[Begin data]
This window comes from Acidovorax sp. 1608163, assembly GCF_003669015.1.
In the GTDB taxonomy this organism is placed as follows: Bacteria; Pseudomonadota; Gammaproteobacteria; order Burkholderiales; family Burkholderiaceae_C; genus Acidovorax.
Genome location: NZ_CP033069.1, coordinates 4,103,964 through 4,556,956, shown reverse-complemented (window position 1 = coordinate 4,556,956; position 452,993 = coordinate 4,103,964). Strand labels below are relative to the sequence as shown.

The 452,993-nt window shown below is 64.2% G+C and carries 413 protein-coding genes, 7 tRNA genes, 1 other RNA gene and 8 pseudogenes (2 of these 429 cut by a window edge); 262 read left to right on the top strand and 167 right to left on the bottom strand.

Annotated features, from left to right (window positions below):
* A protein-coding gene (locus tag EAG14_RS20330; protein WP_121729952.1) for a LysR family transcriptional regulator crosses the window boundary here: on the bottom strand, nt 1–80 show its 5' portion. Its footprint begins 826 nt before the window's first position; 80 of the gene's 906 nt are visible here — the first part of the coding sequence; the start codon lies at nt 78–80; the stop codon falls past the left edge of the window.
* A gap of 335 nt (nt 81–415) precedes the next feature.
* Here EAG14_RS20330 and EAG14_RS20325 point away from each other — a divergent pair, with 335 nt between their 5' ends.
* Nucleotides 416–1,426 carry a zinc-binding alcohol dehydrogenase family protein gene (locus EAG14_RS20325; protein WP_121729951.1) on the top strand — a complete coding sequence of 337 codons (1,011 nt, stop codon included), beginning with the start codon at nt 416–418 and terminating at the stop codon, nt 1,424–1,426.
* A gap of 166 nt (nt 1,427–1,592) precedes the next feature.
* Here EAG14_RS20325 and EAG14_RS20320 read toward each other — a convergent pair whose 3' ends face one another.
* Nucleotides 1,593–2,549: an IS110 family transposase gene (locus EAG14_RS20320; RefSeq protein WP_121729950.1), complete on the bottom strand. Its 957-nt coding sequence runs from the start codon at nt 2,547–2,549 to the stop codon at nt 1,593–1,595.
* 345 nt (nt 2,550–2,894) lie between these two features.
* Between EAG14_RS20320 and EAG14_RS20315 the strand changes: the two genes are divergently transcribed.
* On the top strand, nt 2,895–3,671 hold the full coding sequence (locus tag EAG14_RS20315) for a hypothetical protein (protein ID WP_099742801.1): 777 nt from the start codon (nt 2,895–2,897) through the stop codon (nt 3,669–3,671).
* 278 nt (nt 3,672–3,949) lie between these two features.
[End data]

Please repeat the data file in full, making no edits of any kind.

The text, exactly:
This window comes from Acidovorax sp. 1608163, assembly GCF_003669015.1.
In the GTDB taxonomy this organism is placed as follows: Bacteria; Pseudomonadota; Gammaproteobacteria; order Burkholderiales; family Burkholderiaceae_C; genus Acidovorax.
Genome location: NZ_CP033069.1, coordinates 4,103,964 through 4,556,956, shown reverse-complemented (window position 1 = coordinate 4,556,956; position 452,993 = coordinate 4,103,964). Strand labels below are relative to the sequence as shown.

The 452,993-nt window shown below is 64.2% G+C and carries 413 protein-coding genes, 7 tRNA genes, 1 other RNA gene and 8 pseudogenes (2 of these 429 cut by a window edge); 262 read left to right on the top strand and 167 right to left on the bottom strand.

Annotated features, from left to right (window positions below):
* A protein-coding gene (locus tag EAG14_RS20330; protein WP_121729952.1) for a LysR family transcriptional regulator crosses the window boundary here: on the bottom strand, nt 1–80 show its 5' portion. Its footprint begins 826 nt before the window's first position; 80 of the gene's 906 nt are visible here — the first part of the coding sequence; the start codon lies at nt 78–80; the stop codon falls past the left edge of the window.
* A gap of 335 nt (nt 81–415) precedes the next feature.
* Here EAG14_RS20330 and EAG14_RS20325 point away from each other — a divergent pair, with 335 nt between their 5' ends.
* Nucleotides 416–1,426 carry a zinc-binding alcohol dehydrogenase family protein gene (locus EAG14_RS20325; protein WP_121729951.1) on the top strand — a complete coding sequence of 337 codons (1,011 nt, stop codon included), beginning with the start codon at nt 416–418 and terminating at the stop codon, nt 1,424–1,426.
* A gap of 166 nt (nt 1,427–1,592) precedes the next feature.
* Here EAG14_RS20325 and EAG14_RS20320 read toward each other — a convergent pair whose 3' ends face one another.
* Nucleotides 1,593–2,549: an IS110 family transposase gene (locus EAG14_RS20320; RefSeq protein WP_121729950.1), complete on the bottom strand. Its 957-nt coding sequence runs from the start codon at nt 2,547–2,549 to the stop codon at nt 1,593–1,595.
* 345 nt (nt 2,550–2,894) lie between these two features.
* Between EAG14_RS20320 and EAG14_RS20315 the strand changes: the two genes are divergently transcribed.
* On the top strand, nt 2,895–3,671 hold the full coding sequence (locus tag EAG14_RS20315) for a hypothetical protein (protein ID WP_099742801.1): 777 nt from the start codon (nt 2,895–2,897) through the stop codon (nt 3,669–3,671).
* 278 nt (nt 3,672–3,949) lie between these two features.